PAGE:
# Physical significance of othogonality condition?

• sruthisupriya
In summary, the physical significance of the orthogonality condition is that it allows for pure states to exist and be observed separately. This condition also allows for the measurement of average values of different properties of these pure states. In the case of degeneracy, the orthogonal solutions may mix, making the measurement of individual states more complicated.

#### sruthisupriya

what is the physical significance of othogonality condition? or what is meant when we say that two eigen states are orthogonal?

sruthisupriya said:
what is the physical significance of othogonality condition? or what is meant when we say that two eigen states are orthogonal?

Here's one thing. Suppose that two orthogonal eigstates of the observable A correspond to distinct eigenvalues a1 and a2. Perform a meausurement of A and assume that the result is a1. Perform a second measurement of A immediately after the first measurement. The probabilty that the result is a2 is zero.

Think about the postulates of quantum mechanics:

If I can measure certain eigenstates, the probability of measuring a particle in the state $$|\Psi\rangle$$ and obtaining it being in the state $$|\phi\rangle$$ after measurement is

$$P(\phi) = |\langle \phi | \Psi \rangle|^2$$

So what if these two states are orthogonal to each other?

Orthogonal means perpendicular, uncorrelated. suppose A is orthogonal to B-- like spin up and spin down. Then they are independent in the sense that in a quantum measurement there's no A-B imterference.
Regards,
Reilly Atkinson

Except for energetic degeneracy, having an orthogonal set of solutions to the Schroedinger equation means that you've got wavefunctions corresponding to pure states. These pure states correspond to definite and different values of quantum numbers (say, orbital occupation) and have possibly distinct physical properties ( dipole moment, polarizability). Any experimental measurement of an eigenvalue property of a mixture of orthogonal states would measure an average of the quantity in the pure states. Also, having a pure state means that there is a non-zero probability to trap and observe the individual quantum states by themselves. For example, the lowest energy electronic configuration of helium is with the 1s orbital doubly occupied. And that's almost all of what's inside a helium gas cylinder. But there are orthogonal higher energy states, say 2s(2), that may have different values of, polarizability, for example. Contrary to what's above, you can observe different instantaneous values of a property of a pure state at different times. The proper value is given as a time average - the electron density is one example, because it's a probability distribution.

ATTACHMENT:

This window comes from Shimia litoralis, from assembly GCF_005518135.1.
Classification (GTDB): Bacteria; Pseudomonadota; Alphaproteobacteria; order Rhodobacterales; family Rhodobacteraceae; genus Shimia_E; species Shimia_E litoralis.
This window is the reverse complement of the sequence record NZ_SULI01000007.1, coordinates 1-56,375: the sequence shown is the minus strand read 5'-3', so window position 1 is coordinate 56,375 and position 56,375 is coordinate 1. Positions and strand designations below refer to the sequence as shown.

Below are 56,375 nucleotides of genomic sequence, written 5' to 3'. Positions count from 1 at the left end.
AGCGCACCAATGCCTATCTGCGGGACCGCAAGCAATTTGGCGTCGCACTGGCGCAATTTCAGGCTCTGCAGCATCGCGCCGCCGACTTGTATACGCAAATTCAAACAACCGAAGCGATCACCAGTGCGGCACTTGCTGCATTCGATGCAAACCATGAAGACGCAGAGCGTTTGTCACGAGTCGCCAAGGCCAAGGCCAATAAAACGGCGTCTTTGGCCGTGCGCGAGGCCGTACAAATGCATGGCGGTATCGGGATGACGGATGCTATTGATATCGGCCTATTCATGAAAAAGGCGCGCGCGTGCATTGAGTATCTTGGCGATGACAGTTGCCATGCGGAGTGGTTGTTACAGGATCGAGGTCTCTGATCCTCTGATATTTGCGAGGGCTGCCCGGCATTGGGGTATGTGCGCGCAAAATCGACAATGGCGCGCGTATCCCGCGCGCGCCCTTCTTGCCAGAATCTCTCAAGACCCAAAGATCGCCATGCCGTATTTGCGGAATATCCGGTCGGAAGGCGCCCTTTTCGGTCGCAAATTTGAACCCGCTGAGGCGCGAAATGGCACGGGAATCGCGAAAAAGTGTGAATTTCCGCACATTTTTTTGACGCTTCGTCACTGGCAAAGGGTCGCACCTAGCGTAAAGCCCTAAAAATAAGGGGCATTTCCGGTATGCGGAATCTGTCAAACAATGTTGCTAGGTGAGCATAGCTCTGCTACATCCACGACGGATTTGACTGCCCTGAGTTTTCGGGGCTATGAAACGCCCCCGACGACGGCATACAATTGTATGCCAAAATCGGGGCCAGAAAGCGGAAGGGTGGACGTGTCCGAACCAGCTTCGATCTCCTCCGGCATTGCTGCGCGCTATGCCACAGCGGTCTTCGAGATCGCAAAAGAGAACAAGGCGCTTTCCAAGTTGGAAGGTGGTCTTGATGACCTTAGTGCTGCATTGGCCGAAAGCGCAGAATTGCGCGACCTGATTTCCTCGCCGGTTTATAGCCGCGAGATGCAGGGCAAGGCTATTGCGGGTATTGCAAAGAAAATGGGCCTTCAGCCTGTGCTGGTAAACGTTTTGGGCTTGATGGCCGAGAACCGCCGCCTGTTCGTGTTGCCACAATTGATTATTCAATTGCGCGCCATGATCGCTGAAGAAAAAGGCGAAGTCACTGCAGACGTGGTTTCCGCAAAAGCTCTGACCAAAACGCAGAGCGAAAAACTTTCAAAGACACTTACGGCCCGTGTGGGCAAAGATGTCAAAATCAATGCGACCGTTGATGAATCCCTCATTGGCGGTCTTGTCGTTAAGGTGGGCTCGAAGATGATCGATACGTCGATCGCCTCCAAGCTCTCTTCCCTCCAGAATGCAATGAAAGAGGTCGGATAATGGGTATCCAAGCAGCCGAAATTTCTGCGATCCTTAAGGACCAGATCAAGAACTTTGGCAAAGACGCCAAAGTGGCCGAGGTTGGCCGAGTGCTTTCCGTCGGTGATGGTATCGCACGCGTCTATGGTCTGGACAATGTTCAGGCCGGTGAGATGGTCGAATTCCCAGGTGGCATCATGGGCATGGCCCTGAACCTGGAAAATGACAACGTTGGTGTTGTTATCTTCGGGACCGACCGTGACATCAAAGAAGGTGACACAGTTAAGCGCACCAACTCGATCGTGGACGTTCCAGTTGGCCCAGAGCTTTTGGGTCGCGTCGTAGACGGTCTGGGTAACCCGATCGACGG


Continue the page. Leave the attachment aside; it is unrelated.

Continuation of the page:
In the case of degeneracy, such as with unpaired electron spin not in a magnetic field, the situation is a little more complicated, because the degenerate orthogonal solutions can mix.
-Jim

## 1. What is the physical significance of orthogonality in science?

The concept of orthogonality is important in many areas of science, including physics, engineering, and mathematics. It refers to the relationship between two vectors or functions that are perpendicular to each other, meaning they form a 90-degree angle. This relationship has physical significance because it allows us to simplify complex systems and analyze them in a more efficient and precise manner.

## 2. How does orthogonality relate to symmetry and conservation laws?

In physics, symmetries are closely related to orthogonality. This is because symmetries can be described mathematically as transformations that preserve the orthogonality of a system. Conservation laws, such as the law of conservation of energy, also rely on orthogonality. For example, in a closed system, the total energy remains constant because the energy is perpendicular to any possible changes in the system.

## 3. Can you give an example of how orthogonality is used in physics?

One example of how orthogonality is used in physics is in quantum mechanics. In this field, the wave function of a particle is described as a vector in a multi-dimensional space. The orthogonality of these wave functions allows us to determine the probability of finding a particle in a certain location. The wave functions of different particles are also orthogonal, meaning they do not overlap, allowing us to distinguish between different particles in a system.

## 4. What is the significance of the orthogonality condition in Fourier analysis?

In Fourier analysis, the orthogonality condition is used to decompose a function into its component frequencies. This allows us to represent complex signals as a combination of simpler, orthogonal signals. This has numerous applications in science, such as signal processing, image compression, and solving differential equations.

## 5. How does orthogonality contribute to the accuracy and efficiency of scientific models?

Orthogonality plays a crucial role in the accuracy and efficiency of scientific models. By simplifying complex systems and reducing the number of variables, we can more accurately model and predict the behavior of the system. This leads to more efficient and precise calculations, allowing us to make better-informed decisions and advancements in science and technology.